Construction of Shell Place, a $127-million expansion project that includes a sports and performance stadium, is currently underway. Clark Builders chose the Edmonton Eskimos' 2015 pre-game to inspire them to completion. The Northern Kickoff will be held at the new Shell Place on Saturday, June 13, 2015.
Stantec Executive Place
Located in the heart of downtown Red Deer, Stantec Executive Place, a 12-storey, 112,000-square-foot commercial building, is Red Deer's first downtown high-rise.
With its modern design, wrap-around patio on the 11th floor and high-efficiency glazing system affording tenants wonderful views, the high-rise building is a vital addition to Red Deer's burgeoning downtown. Stantec Executive Place was developed by Beca Corporate Holdings Limited and constructed by Clark Builders.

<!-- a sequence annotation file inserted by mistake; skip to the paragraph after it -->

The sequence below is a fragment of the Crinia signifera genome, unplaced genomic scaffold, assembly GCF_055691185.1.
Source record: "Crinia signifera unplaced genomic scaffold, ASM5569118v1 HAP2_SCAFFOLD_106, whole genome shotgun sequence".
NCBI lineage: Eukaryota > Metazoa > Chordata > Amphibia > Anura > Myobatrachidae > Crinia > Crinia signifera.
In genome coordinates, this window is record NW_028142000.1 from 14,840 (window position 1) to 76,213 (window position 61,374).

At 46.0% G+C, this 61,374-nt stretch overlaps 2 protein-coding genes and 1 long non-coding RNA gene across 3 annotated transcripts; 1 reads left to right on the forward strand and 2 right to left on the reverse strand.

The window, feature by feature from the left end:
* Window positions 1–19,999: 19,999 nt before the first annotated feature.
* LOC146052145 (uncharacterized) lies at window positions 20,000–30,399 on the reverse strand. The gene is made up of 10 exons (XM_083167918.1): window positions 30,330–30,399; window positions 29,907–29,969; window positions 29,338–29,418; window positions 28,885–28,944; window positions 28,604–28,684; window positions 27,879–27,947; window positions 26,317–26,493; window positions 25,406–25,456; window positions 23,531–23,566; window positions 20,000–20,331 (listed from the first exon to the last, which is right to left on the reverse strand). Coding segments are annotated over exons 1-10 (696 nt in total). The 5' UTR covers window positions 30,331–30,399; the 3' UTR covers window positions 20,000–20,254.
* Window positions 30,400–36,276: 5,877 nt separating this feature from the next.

The twinned highway between Calgary and Banff National Park provides motorists with a peaceful passageway through the majestic Rocky Mountains. Unfortunately, it also provides a man-made barrier for wildlife, trapping bears, moose, deer, wolves and other animals on one side of the highway or the other.
To prevent road fatalities and increase the area in which wildlife can find mates, two vegetated overpasses were constructed in 1997, each 52 metres long and landscaped to mimic the surrounding vegetation.
The bridges were fabricated using precast concrete arches that could be put in place while traffic was on the highway—both for efficiency and economical reasons.
West Edmonton Mall